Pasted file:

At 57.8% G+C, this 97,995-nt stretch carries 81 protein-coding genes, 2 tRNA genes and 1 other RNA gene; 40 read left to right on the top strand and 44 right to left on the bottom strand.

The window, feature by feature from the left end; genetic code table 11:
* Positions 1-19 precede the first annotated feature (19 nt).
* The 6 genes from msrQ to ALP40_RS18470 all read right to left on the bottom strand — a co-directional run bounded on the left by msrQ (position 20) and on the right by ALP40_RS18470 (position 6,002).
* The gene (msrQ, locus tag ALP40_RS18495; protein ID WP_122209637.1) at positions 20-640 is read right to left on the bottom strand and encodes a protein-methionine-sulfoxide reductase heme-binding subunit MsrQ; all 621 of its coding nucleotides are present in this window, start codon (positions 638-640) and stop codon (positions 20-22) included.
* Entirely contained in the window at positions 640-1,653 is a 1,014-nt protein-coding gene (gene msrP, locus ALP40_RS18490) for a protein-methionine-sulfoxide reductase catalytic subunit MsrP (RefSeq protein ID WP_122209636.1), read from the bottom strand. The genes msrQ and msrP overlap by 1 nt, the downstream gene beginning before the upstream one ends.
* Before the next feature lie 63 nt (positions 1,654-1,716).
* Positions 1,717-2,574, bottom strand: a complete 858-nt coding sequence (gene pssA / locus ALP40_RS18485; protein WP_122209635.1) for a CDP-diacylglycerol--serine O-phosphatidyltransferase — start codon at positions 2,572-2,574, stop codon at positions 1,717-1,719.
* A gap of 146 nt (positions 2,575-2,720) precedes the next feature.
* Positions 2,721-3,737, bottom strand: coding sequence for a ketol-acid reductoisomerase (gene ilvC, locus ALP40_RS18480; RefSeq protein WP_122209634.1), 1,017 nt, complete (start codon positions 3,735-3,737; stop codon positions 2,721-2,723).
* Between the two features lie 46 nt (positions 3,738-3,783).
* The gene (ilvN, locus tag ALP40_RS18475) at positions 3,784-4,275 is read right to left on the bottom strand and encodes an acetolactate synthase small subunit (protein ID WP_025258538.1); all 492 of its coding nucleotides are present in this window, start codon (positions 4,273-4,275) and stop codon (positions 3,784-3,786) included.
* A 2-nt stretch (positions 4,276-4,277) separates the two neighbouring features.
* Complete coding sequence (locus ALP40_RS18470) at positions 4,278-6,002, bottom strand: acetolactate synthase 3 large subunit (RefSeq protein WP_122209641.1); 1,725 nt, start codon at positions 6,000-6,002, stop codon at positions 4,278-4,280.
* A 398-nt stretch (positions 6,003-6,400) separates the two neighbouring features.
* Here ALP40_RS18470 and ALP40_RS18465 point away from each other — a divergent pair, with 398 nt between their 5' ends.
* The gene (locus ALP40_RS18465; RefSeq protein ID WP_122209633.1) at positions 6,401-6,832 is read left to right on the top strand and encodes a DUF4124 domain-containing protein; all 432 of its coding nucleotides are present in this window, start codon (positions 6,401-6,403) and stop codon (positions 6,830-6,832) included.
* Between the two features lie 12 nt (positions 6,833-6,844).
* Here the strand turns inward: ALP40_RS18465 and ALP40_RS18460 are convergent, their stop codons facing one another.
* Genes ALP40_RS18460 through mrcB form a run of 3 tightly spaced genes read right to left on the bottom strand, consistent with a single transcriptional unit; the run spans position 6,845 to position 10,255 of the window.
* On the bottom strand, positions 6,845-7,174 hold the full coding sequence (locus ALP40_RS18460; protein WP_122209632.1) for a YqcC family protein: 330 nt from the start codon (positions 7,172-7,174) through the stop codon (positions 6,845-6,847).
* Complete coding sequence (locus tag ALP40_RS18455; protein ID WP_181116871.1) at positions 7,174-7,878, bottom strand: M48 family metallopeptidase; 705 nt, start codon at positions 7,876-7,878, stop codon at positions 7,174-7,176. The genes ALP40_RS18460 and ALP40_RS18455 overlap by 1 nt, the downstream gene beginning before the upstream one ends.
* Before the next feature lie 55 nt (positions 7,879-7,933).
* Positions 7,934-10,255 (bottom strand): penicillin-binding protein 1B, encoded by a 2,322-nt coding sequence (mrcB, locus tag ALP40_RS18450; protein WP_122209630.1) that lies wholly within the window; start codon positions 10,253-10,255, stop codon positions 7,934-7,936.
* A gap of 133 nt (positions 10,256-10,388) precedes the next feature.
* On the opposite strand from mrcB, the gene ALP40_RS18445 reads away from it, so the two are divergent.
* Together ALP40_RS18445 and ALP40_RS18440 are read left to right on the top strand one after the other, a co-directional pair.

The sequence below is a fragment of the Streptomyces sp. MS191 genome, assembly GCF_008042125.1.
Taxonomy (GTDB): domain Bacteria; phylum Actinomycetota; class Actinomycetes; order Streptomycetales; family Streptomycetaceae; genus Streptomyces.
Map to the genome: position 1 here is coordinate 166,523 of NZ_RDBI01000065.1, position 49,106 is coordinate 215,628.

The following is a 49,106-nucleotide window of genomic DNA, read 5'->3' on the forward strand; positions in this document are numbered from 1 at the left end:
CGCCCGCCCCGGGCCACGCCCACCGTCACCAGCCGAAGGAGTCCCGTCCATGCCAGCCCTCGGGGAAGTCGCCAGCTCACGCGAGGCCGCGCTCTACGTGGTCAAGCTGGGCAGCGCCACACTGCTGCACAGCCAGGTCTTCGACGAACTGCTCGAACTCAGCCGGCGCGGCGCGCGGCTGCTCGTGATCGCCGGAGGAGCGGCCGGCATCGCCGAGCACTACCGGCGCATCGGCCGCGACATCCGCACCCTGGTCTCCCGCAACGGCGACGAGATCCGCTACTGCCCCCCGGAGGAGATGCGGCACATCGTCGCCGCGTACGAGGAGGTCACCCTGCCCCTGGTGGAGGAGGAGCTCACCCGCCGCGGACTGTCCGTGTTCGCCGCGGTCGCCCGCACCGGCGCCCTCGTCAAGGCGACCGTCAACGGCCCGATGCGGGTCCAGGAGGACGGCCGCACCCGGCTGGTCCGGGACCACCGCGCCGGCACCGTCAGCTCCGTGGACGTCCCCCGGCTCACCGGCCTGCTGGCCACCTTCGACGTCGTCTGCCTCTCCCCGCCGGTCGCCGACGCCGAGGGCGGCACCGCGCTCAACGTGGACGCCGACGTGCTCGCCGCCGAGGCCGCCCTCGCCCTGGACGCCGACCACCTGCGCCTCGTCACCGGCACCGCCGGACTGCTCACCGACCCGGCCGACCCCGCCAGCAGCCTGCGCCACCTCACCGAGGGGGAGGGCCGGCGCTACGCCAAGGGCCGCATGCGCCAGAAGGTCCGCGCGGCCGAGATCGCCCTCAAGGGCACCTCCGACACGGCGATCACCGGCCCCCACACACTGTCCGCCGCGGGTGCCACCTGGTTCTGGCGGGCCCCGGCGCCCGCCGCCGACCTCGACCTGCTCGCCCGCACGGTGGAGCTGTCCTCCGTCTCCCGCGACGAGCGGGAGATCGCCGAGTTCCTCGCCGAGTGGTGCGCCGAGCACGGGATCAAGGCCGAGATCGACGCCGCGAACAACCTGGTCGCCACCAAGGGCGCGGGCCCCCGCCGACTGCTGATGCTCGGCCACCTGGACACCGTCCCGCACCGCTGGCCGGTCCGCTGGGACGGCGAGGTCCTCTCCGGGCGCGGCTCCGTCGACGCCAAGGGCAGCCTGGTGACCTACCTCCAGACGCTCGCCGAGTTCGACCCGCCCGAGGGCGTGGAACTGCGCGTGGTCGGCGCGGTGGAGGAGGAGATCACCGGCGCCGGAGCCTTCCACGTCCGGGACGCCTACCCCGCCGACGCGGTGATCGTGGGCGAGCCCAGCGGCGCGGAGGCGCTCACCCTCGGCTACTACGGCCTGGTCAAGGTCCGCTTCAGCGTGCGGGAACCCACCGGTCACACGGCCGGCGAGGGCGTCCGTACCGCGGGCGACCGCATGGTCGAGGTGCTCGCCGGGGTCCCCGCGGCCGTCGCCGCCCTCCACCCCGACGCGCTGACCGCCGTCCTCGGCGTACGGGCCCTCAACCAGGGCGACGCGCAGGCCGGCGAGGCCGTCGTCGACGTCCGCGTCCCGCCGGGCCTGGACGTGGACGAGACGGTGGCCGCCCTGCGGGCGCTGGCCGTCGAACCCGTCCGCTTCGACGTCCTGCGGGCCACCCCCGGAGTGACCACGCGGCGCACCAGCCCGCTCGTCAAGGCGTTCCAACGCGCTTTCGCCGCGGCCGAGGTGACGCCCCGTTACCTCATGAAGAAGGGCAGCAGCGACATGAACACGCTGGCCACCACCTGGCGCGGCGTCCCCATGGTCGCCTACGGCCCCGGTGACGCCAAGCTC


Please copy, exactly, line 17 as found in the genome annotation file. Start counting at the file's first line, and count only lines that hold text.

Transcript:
* The gene (locus ALP40_RS18465; RefSeq protein ID WP_122209633.1) at positions 6,401-6,832 is read left to right on the top strand and encodes a DUF4124 domain-containing protein; all 432 of its coding nucleotides are present in this window, start codon (positions 6,401-6,403) and stop codon (positions 6,830-6,832) included.